Guide To Licencing Your Music
If you plan to record a cover song for your release then you’re going to need to make some choices. Any composition not written by you requires a mechanical license before you can record and release it as an album track, single, or download.
1. What is a mechanical license?
Copyright Law requires artists and labels to obtain a mechanical license before distributing a recording containing any song or composition you didn’t write. Any time you reproduce and distribute a recording of a composition you do not control — through both physical and digital means — you need a mechanical license. Mechanical licenses are issued by the owner or controller of the composition. Typically, these are publishers acting on behalf of
songwriters or composers.
2. How does this work for physical CDs?
The publishing royalty is a statutory rate set by law at 9.1p per unit for all recordings up to five minutes, and 1.75p per minute if a track is over five minutes in length. For each physical CD manufactured that includes the cover song material, the royalties owed correspond to the statutory rate of 9.1¢ per pressing, per song. For instance, if you were to manufacture 1,000 CDs of an album containing two cover songs, the royalties owed would be £182
(1,000 CDs x 2 songs x 9.1p per song). Easy Song Licensing is a one-stop online tool that allows you to clear cover songs quickly and easily.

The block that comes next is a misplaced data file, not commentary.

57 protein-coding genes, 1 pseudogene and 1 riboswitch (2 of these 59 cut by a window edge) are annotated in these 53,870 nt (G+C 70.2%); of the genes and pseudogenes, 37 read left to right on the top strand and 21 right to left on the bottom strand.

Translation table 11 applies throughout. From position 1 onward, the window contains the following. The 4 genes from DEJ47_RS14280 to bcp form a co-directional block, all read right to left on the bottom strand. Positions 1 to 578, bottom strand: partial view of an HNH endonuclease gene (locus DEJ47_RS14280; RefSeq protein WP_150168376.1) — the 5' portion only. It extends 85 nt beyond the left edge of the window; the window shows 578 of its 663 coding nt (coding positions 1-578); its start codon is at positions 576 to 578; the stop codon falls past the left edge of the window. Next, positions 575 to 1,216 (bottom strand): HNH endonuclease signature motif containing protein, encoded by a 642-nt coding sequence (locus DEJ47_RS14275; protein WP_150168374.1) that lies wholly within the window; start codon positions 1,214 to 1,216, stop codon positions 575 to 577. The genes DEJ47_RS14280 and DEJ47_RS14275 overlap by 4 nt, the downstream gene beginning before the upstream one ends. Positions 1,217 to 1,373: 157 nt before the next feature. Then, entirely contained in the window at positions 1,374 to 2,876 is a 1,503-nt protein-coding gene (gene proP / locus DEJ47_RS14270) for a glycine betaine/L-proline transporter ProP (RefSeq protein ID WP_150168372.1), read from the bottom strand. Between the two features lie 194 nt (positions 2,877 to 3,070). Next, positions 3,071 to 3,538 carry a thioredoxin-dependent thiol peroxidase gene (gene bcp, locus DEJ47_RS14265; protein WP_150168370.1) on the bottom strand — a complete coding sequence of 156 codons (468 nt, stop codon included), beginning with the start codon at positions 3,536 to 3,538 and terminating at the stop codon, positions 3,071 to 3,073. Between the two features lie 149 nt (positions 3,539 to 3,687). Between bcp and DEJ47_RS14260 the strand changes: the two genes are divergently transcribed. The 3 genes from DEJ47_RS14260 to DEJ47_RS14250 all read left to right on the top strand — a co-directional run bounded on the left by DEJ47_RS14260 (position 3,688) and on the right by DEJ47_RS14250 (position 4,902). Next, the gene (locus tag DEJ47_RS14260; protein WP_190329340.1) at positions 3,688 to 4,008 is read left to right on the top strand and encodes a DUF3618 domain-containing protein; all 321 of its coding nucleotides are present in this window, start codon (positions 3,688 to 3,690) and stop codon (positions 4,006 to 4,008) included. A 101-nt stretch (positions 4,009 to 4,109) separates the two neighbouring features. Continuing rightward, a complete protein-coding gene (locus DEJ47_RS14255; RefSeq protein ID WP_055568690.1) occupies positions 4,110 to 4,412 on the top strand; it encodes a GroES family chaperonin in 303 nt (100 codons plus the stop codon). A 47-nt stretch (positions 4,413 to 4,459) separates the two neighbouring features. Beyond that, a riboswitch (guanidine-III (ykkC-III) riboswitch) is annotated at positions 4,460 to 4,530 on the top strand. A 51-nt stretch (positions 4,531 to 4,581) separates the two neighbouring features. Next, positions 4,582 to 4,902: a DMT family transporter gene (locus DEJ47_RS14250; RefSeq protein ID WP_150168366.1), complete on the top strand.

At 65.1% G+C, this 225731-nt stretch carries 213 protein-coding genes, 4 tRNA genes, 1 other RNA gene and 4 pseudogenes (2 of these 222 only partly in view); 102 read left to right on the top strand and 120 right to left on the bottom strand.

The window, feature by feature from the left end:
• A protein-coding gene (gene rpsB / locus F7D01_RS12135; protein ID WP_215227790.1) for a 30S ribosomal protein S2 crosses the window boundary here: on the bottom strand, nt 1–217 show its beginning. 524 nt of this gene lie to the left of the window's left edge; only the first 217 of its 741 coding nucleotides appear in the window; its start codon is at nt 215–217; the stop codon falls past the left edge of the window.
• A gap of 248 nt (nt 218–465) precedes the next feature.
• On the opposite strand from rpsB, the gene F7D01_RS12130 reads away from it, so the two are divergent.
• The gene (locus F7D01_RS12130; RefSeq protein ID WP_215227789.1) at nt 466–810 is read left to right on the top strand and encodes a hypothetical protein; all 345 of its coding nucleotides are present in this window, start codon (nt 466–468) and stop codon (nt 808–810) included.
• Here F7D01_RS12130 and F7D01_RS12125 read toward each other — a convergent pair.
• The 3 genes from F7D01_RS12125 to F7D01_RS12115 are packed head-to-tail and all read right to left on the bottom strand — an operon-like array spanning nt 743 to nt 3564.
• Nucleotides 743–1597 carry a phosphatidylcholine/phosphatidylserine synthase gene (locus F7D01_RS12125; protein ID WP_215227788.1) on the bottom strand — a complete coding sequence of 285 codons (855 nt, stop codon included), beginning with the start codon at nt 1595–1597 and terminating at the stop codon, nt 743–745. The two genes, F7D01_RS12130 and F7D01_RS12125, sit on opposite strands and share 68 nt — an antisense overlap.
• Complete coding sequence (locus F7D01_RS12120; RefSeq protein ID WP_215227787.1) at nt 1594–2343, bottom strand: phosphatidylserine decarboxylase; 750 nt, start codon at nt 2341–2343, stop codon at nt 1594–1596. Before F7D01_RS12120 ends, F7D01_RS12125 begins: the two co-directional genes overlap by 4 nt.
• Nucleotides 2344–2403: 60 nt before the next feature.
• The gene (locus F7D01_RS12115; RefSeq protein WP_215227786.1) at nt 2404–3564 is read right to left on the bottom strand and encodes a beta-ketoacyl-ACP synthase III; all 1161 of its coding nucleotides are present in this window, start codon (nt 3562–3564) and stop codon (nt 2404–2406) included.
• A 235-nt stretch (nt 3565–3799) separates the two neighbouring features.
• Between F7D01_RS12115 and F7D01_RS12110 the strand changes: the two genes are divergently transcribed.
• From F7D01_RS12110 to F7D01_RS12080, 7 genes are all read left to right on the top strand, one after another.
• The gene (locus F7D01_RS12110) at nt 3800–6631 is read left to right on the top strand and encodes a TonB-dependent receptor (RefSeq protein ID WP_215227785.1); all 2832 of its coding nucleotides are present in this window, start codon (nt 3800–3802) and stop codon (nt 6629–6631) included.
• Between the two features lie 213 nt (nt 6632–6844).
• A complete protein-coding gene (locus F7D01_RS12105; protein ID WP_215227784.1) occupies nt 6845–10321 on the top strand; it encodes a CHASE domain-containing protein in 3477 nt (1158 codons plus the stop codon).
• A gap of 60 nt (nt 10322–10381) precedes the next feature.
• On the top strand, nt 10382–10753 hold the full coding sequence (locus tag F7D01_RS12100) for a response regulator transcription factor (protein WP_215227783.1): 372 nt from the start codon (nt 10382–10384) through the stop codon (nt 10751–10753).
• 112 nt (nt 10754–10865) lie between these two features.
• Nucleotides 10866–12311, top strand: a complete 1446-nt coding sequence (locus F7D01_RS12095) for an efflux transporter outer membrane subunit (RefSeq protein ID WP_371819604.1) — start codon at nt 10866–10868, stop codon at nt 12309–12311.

3. How does this work for digital?
The same statutory rate applies to digital downloads. For digital downloads, the royalties are calculated on the actual amount of downloads. For instance, if your album includes one cover song and is downloaded 500 times, the royalties owed are $45.50 (500 album downloads x 1 song x 9.1¢ per song). Additionally, if your cover songs are available as singles, the same rate applies to all downloaded single tracks of the song.
4. What is public domain?
Songs that are in the public domain do not require a license for you to record and distribute them. The public domain generally includes works that are ineligible for copyright protection or whose copyrights have expired, including songs or musical works first published in 1922 or earlier. PD Info Online is a good starting point to determine if a song falls into the public domain. One thing to keep in mind, even if a song is in the public domain, specific arrangements of songs can be copyrighted.